I’ve spent three-fourths of my life in Tampa, but Florida has let me know that it’s not safe to stay. My childhood included pirates, field trips to cigar factories and swimming on Christmas. I was a Tampa kid through and through. I left Florida twice — for college and graduate school — but always came back.
My first date with my now-wife was at Rock the Park in 2014, before same-sex marriage was legal here. An Equality Florida volunteer approached us: “Do you support marriage equality?” We gladly signed the petition, laughing at the irony of the interruption.
I rejoiced doubly in 2015: when same-sex marriage was legalized in Florida in January and throughout the U.S in June. I rejoiced for my 2015 self, shocked that the country had validated LGBTQ+ rights. I rejoiced, too, for my younger self, who didn’t dare come out, even to herself. For all the sunshine in the Sunshine State, I knew Florida was not a safe place to come out. Like queer kids everywhere, I relied on defense mechanisms — repression, overachieving — throughout adolescence. As a social worker, I now know that the very tools that kept me safe were detrimental to my mental health.
Over the past year, I have watched in horror as Florida has become increasingly hostile for people with historically marginalized identities. Between the “don’t say gay” bill and the “Stop WOKE” act, our lawmakers continue sending the message that communities on the receiving end of racism, homophobia and transphobia are not welcome here.
Couched in parental rights, HB 1557 states that “classroom instruction … on sexual orientation or gender identity may not occur in kindergarten through grade 3 or in a manner that is not age-appropriate or developmentally appropriate for students.” Importantly, the language of Florida’s sexuality education law has remained the same since 1997. The statute states that for all instruction connected to human sexuality, schools shall “teach abstinence from sexual activity outside of marriage … while teaching the benefits of monogamous heterosexual marriage.” It also states that curricula must be developmentally appropriate.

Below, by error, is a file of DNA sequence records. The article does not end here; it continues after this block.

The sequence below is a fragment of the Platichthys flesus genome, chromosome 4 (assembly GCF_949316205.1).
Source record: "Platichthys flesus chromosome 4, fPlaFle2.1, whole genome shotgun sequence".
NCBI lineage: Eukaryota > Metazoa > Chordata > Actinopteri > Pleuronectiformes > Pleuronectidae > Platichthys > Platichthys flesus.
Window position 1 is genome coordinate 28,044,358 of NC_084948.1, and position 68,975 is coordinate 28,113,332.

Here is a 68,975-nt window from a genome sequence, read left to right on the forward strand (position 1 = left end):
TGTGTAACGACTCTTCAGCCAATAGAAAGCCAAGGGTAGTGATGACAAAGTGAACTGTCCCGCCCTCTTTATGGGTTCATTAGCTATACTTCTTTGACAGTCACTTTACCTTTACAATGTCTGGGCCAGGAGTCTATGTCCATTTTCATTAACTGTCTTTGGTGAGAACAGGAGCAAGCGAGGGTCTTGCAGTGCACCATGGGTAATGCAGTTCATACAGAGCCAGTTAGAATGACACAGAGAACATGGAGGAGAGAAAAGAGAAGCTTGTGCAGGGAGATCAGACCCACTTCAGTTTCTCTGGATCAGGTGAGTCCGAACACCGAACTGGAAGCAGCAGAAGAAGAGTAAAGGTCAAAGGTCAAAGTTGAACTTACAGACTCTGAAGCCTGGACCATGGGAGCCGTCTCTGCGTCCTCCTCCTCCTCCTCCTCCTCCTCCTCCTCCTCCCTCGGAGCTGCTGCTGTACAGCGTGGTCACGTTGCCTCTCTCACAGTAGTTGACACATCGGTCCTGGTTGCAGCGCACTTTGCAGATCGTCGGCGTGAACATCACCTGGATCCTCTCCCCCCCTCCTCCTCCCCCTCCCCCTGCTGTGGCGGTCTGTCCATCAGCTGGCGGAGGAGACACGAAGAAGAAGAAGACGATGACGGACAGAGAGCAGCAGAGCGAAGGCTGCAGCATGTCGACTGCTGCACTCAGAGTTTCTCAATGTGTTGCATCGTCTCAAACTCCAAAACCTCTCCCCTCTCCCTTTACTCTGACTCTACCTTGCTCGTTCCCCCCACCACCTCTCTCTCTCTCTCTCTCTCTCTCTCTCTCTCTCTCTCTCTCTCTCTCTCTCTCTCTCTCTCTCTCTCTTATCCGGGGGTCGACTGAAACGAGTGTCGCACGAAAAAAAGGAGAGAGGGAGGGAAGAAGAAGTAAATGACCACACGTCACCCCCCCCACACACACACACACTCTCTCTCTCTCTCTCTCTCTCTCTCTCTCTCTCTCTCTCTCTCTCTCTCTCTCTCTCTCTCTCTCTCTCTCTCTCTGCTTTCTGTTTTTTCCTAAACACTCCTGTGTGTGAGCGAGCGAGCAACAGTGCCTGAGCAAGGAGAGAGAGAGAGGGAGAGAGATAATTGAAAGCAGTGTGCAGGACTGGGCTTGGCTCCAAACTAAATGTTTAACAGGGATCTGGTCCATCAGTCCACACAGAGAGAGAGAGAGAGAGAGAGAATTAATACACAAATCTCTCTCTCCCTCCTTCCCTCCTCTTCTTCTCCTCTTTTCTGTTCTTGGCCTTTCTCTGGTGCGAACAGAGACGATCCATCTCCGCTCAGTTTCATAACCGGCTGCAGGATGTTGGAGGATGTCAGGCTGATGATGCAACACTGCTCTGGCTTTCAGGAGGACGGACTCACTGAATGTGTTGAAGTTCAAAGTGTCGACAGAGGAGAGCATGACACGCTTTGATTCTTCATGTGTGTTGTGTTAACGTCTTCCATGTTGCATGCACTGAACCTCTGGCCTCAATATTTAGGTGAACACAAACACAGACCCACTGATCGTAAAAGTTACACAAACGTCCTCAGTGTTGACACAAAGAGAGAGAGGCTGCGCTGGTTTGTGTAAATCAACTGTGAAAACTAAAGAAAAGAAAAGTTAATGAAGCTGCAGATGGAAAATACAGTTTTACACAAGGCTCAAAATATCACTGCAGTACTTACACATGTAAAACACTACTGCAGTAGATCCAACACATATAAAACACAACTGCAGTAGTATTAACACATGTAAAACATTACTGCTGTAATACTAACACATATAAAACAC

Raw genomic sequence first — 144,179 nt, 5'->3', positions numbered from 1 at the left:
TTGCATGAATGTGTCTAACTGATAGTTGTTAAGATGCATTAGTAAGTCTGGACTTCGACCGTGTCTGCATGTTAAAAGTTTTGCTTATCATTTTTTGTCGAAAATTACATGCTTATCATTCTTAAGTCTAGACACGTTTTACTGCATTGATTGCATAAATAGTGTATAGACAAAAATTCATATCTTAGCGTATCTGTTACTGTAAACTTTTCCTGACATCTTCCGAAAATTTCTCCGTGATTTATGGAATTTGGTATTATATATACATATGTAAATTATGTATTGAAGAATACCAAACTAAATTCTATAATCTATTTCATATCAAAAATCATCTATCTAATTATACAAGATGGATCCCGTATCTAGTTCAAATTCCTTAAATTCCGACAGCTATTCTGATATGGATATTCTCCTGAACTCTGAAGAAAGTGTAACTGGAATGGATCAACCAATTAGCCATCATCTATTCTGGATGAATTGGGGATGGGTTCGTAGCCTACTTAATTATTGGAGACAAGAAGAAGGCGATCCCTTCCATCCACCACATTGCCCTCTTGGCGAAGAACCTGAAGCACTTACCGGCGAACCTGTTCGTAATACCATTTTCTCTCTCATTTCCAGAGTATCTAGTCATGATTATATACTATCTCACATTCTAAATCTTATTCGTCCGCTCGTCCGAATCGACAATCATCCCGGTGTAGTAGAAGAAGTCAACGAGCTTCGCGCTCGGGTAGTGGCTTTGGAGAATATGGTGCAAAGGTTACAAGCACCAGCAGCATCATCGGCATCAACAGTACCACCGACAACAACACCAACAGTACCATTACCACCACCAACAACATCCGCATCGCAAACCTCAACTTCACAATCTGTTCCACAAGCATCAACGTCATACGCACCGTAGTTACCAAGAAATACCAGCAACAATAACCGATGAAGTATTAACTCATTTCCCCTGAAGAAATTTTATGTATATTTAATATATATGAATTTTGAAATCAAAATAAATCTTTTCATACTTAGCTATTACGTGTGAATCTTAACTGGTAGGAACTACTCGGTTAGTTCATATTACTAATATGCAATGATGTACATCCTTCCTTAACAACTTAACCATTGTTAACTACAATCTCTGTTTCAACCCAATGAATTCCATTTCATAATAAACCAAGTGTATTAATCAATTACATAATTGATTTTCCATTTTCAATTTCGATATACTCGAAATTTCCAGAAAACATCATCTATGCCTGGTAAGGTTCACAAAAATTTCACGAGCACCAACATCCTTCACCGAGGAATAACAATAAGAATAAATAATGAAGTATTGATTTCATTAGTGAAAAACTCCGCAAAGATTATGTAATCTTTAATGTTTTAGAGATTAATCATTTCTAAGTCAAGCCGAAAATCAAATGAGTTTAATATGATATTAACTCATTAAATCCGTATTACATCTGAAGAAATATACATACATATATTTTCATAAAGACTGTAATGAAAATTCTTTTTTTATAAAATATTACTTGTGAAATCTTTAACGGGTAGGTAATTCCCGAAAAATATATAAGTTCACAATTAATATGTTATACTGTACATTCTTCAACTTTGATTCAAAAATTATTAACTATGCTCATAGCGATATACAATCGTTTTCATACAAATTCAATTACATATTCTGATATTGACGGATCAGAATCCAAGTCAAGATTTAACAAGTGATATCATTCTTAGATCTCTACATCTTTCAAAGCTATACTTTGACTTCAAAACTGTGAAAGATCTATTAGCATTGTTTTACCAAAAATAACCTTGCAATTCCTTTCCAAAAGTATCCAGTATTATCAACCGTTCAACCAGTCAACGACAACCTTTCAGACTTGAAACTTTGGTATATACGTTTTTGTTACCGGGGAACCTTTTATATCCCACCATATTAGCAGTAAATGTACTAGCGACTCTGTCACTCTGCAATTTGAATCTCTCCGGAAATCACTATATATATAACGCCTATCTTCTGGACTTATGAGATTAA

In other words, classroom discussion surrounding sexuality was already severely restricted. HB 1557 has simply expanded the scope, including vague, LGBTQ+-targeted language that has already had a chilling effect on schools.
My wife and I believe in advocating for folks from historically marginalized communities. We signed the petition on our first date, and we’ll continue speaking out. We want to have kids, though, and they should not be forced into advocacy when they start kindergarten. Our children should not be in a position where they are ashamed to talk about their family, wondering how their classmates or teachers will react.
Ultimately, our family does not feel safe here. When “safe space” stickers are being banned, the message is clear: Florida classrooms are not safe spaces for queer families. We’ll talk to our kids about Ybor City and Gasparilla, about thunderstorms and endless summer. But to protect the sunshine of our rainbow family, we won’t raise our kids in the beautiful state where I grew up, where we fell in love and got married. Instead, we’ll find a community where we can loudly, proudly, and safely say gay, whenever we like.
Meredith Mechanik is a Tampa native who is pursuing her master’s in social work at USF. She hopes to become a therapist who supports the LGBTQ+ community.